Interviewer Nahum Gale
Interviewee Simon Rosenzweig (Treasurer)
Photo by Ella-Maude Wilson
What and who is the UniSA Space Club?
We are a group of students interested in space! We run a variety of activities like, for example, your typical rocketry stuff. At the moment, we build projects like water rockets and things like that, through 3D printings as well. We are all just fascinated with space and would love to get into that area.
Does the club tackle more the engineering side of rockets and space travel or the astronomy angle?
I would say more the engineering angle at the moment. I, for example, am an engineering student, but we do have business students, IT, PhD students all of which are on the exec as well. So, it is kind of a mix. But even though it is engineering mostly, its not like we are experts in this field. It’s a completely different world to what we study at uni; so, we are all just a bunch of students with mainly a fix on engineering.
What are the main activities that the club engages with?
Projects are what we mainly try to engage in. We used to participate in the Australian Universities Rocketry Competition which is basically a bunch of unis, or, more specifically, a student run event, where the clubs will design and fuel a rocket that shoots 10,000ft or 30,000ft and basically you have to build a rocket that gets closest to that distance. But with the whole SA Rocketry Legislation and their whole classification of explosives, we have had to pull out of that one at the end. But we are certainly aiming to attempt that again in the future. Our main aim though is to build up the club and once we get big with enough funding we will try and participate in that whole event again.
We also have run workshops on rocketry simulations and all that in the past; it is really space orientated from a hardware point of view, a physical point of view. Typically, we run the workshops by showing [guests] what we do and have them follow along with us as well as also have them add their own ideas to it. So, we start off by running through the whole basics with them and then having them expand on it, basically adding functionality and making it more interesting.
Maybe in the future we will look at running a space program games night, but that will probably be when COVID settles. That’s the whole goal, in regards to events, we are going to try to aim to have industry nights with industry people coming in to have a chat.
“We are all just fascinated with space and would love to get into that area…”
What have been the biggest successes and events you have found from your time in the club?
Definitely avionic workshops which compiles electronics, writing up code, doing a bunch of sensors and data. They have done pretty well in the past. I guess [the club] is all about things that uni courses don’t do a lot of, especially with engineering as it is all mainly fun projects.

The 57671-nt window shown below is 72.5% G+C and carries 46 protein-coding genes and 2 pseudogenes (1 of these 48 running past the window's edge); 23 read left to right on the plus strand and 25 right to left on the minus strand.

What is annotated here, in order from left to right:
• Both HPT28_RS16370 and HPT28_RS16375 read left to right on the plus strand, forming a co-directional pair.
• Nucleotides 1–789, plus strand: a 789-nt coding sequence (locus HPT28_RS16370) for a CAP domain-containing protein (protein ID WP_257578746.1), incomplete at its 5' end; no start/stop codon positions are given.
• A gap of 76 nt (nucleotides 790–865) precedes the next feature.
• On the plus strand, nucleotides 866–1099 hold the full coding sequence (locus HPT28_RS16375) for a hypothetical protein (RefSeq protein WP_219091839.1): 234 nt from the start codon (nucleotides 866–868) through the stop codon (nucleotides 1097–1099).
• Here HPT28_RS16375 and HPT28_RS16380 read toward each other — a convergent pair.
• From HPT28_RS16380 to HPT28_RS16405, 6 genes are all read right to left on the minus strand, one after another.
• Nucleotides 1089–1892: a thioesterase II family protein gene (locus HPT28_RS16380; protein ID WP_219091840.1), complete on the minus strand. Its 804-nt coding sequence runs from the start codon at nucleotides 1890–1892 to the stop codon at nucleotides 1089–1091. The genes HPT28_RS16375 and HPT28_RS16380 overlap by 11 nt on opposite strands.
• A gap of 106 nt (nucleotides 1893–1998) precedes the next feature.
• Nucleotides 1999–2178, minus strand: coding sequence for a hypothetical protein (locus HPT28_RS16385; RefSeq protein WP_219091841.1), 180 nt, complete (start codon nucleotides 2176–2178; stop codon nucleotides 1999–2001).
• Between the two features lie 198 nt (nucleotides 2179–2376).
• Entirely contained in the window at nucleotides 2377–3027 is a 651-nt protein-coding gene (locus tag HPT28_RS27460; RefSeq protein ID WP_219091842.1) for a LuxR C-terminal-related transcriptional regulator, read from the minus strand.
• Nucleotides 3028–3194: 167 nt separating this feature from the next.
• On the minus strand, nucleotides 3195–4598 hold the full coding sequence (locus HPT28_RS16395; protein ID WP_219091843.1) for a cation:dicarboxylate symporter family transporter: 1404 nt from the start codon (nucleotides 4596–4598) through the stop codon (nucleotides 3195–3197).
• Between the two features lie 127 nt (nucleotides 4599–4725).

What is the general atmosphere and anticipation you all build up in the Space Club?
It is the mix of having fun whilst all learning, I would say. We will play with rockets, water rockets, go through the whole prototype design, pressure test it, blow things up, and see how it goes, having a little fun along the way.
What does a normal launch day look like for your club?
It’s fun! When we build [a rocket], we have to go test it out eventually and see how it goes. It’s all about the anticipation of how well it is going to perform.
Now, we haven’t had a propulsion launch in a while, but we currently do water rocket stuff, like it is pretty simple and no massive checks are needed. But on a check, we obviously can’t launch near airports and that; we have to make sure we have the air clearance per say. As for what a water rocket is… imagine a Coke bottle upside down and you have a bit of water in it, a bit of air in it. You pressurise the whole thing, so the water skirts out and the rocket goes up in the other direction. Obviously, the more pressure you put in there, the higher it will go, because you have more thrust. Obviously, the 3D printing side of things optimise it for the highest pressure possible. Stick some electronics to it. Add fins, because without fins it wouldn’t be stable. Basically, it is about simulation, but a lot of it is trial and error.
“We will play with rockets, water rockets, go through the whole prototype design, pressure test it, blow things up, and see how it goes, having a little fun along the way…”
You also have to find the materials to print it out of. You have to find out what is best. There is the whole budgeting side of things, mainly so it will actually fly and is not too heavy. Really early on in this project, we chucked some initial designs together and that was about it, but obviously 3D printing can take a while to do. Design is pretty critical, but the main thing is having it all checked over by other people. Then we organise the launch, where we are launching it from, when it will all happen and making sure it goes well. We work in teams with scheduling and there is a lot of documentation and management.
A successful launch for us is anything really! If it launches up and beats one of our records; as long as it is a bit of fun!